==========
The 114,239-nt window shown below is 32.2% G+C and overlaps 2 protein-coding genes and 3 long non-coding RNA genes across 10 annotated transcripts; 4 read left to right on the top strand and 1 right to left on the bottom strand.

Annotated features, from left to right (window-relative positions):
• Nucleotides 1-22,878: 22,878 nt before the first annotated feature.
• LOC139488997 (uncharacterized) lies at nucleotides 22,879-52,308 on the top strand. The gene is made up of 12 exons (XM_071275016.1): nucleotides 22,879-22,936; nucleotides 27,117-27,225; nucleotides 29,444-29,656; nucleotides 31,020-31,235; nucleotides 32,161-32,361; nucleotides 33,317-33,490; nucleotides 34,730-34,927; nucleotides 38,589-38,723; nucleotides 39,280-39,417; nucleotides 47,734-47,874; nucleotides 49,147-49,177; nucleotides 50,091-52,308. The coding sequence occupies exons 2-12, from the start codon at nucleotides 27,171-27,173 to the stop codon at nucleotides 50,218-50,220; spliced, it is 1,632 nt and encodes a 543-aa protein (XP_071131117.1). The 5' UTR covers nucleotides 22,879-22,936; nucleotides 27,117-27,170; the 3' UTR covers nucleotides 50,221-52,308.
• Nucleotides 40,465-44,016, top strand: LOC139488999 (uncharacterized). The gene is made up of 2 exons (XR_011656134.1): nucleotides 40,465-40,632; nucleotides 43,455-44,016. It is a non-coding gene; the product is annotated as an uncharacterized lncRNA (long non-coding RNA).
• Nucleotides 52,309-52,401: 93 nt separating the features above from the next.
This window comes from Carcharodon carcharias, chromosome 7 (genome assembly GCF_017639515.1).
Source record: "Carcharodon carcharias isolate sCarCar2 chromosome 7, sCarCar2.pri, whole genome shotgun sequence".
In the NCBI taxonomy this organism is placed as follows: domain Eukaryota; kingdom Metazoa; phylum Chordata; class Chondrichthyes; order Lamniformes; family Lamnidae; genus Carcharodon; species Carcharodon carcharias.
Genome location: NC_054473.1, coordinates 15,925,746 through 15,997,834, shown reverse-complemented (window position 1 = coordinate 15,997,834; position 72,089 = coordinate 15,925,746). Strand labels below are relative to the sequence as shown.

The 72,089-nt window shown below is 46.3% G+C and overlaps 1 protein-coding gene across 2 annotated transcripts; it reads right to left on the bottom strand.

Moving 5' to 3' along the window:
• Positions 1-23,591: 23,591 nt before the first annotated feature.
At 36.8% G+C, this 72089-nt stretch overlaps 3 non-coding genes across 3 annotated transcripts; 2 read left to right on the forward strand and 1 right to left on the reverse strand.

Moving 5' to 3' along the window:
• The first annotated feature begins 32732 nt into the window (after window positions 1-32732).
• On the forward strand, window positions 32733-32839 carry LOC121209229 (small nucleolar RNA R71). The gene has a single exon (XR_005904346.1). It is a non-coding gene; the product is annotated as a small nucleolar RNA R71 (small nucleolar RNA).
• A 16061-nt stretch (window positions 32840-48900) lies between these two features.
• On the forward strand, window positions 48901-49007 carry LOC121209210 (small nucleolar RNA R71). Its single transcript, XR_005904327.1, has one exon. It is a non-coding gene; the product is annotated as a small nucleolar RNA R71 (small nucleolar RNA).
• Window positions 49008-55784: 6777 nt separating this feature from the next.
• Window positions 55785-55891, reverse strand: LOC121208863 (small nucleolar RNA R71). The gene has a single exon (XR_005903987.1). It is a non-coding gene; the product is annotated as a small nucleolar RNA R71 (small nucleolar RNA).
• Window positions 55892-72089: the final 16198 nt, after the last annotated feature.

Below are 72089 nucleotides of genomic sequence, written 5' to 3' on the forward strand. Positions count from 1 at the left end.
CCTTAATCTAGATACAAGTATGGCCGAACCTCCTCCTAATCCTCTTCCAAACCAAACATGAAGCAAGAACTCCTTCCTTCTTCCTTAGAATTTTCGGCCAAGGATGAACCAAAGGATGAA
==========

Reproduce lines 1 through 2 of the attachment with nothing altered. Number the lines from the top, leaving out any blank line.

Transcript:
The 114,239-nt window shown below is 32.2% G+C and overlaps 2 protein-coding genes and 3 long non-coding RNA genes across 10 annotated transcripts; 4 read left to right on the top strand and 1 right to left on the bottom strand.

Annotated features, from left to right (window-relative positions):